Five Thousand Kilometres Through France
In the trail of the Young Lawrence of Arabia
More about the Young TE Lawrence
Known to his family as Ned, Thomas Edward Lawrence was born in 1888 as the second of five sons. As a boy in Oxford he was a keen collector of pottery (later he would become an archaeologist), which he gave to the Ashmolean Museum, and brass rubbings (tracing the etchings on stone and brass plates in churches). In an age of electronic games, this might seem an odd pursuit for a teenage boy, but it was a popular activity at the time.
He was an individualist from early on, with a dislike team sports and a developing sense of adventure and an interest in exercise and adventure. He had a complicated relationship with authority. Despite his individuality, he was also drawn to the establishment. At one point he ran away from home to join the Royal Artillery. His father bought him out after three months and he went back to school. He would set off alone or with a friend on his bicycle to explore churches and castles around Oxford. Through these visits he built up a huge knowledge and an expert eye for ecclesiastical and military architecture. Eventually he settled on History as his subject - he was in thrall to the classical and the crusader age - and he went on to study this at university. In 1907 he was awarded a scholarship by Jesus College at Oxford. Eventually he was awarded a First Class degree in History, after which he was offered a position by Magdalen College, which enabled him to start a career in archaeology.
TE Lawrence was a small man at 5’ 5”, but he had freakish physical endurance, which he developed as he became a young man. He loved to push himself, and increased the distance in his cycle journeys, talking of feeling good after riding hard on very little food. As a university student he enjoyed testing himself in other ways and there are stories of him going without food and sleep. One friend remembered him with a manic glint in his eye firing a blank pistol out of the window after staying awake for more than 40 hours. Lawrence’s 2500-mile cycle journey around France in 1908 was exceptional, and his trip through the Middle East, 1000 miles in 40 degree heat on extremely rough roads in Syria, was an extraordinary achievement. Again he was contrary and individualist. Where most students spend most of their time in the library, these journeys were in pursuit of research for his undergraduate thesis into medieval castles.
A vital feature in the young Lawrence’s upbringing is the fact his parents never married. His father, Thomas Chapman, an aristocrat from Northern Ireland, was already married with a family when he fell in love with Lawrence’s mother, the family governess Sarah Junner (who interestingly herself had been born illegitimate - the name Lawrence apparently derives from her likely father). Chapman’s wife refused to divorce him or to move from the family home, and so the couple moved away and were never able to marry.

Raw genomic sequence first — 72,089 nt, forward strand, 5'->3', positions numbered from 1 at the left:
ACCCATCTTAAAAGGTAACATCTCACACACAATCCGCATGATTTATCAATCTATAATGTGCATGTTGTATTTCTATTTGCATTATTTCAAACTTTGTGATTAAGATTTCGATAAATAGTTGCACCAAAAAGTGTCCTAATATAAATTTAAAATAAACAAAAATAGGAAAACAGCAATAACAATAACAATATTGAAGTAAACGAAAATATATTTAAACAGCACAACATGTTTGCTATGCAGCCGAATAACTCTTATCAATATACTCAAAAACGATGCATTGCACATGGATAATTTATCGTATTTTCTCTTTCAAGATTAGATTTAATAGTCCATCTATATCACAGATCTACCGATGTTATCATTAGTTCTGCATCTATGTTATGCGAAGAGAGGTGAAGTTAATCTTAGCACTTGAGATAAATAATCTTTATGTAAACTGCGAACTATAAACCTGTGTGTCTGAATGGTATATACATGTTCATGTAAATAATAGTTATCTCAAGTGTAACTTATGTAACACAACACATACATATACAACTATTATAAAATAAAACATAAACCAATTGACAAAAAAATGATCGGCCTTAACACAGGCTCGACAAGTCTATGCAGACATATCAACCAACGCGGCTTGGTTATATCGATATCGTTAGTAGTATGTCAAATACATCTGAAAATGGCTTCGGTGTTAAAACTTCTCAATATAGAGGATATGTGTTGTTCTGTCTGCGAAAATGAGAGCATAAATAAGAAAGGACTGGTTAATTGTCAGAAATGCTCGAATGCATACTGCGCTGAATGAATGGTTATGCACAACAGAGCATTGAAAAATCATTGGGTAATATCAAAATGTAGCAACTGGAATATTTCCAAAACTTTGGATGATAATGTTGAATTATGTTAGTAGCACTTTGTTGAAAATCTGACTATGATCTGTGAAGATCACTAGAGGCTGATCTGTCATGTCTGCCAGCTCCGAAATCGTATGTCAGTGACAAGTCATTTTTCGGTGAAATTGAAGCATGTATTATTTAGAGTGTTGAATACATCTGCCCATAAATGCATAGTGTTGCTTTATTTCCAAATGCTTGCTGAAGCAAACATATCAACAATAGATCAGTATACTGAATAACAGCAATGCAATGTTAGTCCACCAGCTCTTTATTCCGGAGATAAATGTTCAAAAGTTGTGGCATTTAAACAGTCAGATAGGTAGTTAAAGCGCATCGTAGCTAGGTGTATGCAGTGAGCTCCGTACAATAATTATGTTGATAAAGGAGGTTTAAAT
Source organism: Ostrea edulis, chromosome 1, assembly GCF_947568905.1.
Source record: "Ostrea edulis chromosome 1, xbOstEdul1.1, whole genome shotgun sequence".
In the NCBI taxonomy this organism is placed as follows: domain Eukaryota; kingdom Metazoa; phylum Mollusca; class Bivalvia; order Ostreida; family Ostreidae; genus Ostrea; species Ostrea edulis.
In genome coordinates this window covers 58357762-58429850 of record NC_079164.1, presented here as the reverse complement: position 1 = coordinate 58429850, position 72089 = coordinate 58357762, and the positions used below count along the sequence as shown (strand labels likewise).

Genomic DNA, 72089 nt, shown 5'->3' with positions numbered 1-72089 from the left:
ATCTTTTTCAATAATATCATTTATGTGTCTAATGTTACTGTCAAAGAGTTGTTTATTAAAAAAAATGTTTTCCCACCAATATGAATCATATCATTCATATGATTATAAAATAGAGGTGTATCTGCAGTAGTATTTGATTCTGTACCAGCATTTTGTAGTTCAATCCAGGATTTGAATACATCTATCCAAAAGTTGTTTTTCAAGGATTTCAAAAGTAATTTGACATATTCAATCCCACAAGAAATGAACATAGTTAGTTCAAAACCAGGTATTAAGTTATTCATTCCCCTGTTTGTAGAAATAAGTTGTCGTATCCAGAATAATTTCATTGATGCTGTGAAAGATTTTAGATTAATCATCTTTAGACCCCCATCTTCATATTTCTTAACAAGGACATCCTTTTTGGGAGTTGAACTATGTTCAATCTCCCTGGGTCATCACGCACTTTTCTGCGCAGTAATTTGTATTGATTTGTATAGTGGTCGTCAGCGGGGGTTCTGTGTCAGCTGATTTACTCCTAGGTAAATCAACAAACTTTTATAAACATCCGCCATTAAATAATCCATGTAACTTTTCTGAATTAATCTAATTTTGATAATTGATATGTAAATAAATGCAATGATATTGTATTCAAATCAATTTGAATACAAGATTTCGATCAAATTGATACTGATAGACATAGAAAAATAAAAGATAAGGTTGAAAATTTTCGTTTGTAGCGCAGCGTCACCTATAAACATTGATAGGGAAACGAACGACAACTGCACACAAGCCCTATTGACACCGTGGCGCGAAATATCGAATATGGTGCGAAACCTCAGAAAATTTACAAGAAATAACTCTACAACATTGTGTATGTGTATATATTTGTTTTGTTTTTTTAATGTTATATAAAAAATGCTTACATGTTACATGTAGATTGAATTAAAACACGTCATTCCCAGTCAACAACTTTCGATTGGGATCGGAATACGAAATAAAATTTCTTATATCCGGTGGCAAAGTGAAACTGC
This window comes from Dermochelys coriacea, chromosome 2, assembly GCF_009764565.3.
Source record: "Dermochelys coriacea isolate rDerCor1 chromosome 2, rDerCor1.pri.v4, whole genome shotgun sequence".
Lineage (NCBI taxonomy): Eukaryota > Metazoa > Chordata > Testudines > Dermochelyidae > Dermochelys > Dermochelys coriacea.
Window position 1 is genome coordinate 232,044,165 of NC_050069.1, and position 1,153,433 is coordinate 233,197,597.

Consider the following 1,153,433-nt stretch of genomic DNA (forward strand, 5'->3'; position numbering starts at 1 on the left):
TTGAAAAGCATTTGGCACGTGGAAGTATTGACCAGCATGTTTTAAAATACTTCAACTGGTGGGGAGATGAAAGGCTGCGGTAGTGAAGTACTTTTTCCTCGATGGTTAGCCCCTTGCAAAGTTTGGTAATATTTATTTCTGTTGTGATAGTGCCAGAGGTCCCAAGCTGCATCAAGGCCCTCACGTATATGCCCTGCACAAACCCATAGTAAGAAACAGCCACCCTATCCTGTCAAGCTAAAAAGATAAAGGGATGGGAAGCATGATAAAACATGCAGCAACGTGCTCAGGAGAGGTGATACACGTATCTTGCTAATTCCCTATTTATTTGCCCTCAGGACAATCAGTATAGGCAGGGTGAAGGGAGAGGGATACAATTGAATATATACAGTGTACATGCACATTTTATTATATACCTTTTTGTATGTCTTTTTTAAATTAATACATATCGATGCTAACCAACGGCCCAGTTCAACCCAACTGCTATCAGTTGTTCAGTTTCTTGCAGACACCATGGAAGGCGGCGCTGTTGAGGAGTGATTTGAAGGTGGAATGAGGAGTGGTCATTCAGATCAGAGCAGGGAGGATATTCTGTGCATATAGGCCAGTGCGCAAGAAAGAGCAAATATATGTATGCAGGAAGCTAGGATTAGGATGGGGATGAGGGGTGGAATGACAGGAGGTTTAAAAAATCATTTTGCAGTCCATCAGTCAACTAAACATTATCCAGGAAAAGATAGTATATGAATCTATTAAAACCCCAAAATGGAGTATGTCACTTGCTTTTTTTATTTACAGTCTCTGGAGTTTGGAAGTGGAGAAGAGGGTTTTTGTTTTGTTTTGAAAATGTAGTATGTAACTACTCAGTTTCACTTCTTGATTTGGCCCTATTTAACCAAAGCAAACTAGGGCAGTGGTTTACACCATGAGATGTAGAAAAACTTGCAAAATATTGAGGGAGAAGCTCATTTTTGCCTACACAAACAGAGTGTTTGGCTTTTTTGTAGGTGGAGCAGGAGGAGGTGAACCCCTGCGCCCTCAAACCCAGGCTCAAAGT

It is hard to appreciate nowadays how much difference this illegitimacy made to the Lawrence family as their five sons grew up. Had the truth become known, they would have been socially outcast. So the couple kept a low profile and kept moving: to Wales (where TE Lawrence was born), to Scotland, to Dinard in France and to the New Forest. Eventually, when it became necessary to educate their five sons, they moved to Oxford. They were provided with a small living by his father’s estate in Northern Ireland.
TE Lawrence’s mother was an extremely strong influence in his early life, one he clearly found over-bearing, even though it is obvious that he cared about her. She was religious (in the 1930s would accompany one of her other sons as a missionary to China), but her desire for control affected Ned particularly – in response to her inquisitiveness he developed a habit of dissimulation that continued throughout his life. He was never keen on the idea that anyone should know his inner thoughts. At the start of his David Lean’s 1962 film, Lawrence of Arabia, a character says “…though I never really knew him…”
Lawrence’s father was a remoter figure and yet he gave the young Ned several habits he kept well on into life – cycling and photography being the most relevant to this project. The knowledge of his father’s drunkenness also led Lawrence to being a teetotaller.
In short, TE Lawrence was an extremely clever young man. He enjoyed a bit of gossip and liked to be provocative, but he could be empathetic when it suited him as well as charismatic and inspirational, as he later showed in the Arab Revolt (where, while part of the military, he was largely outside the immediate control of the British establishment). And of course the exceptional physical endurance he built up as a young man enabled him to earn the respect of the Arabs he called to rebellion against the Ottoman Empire.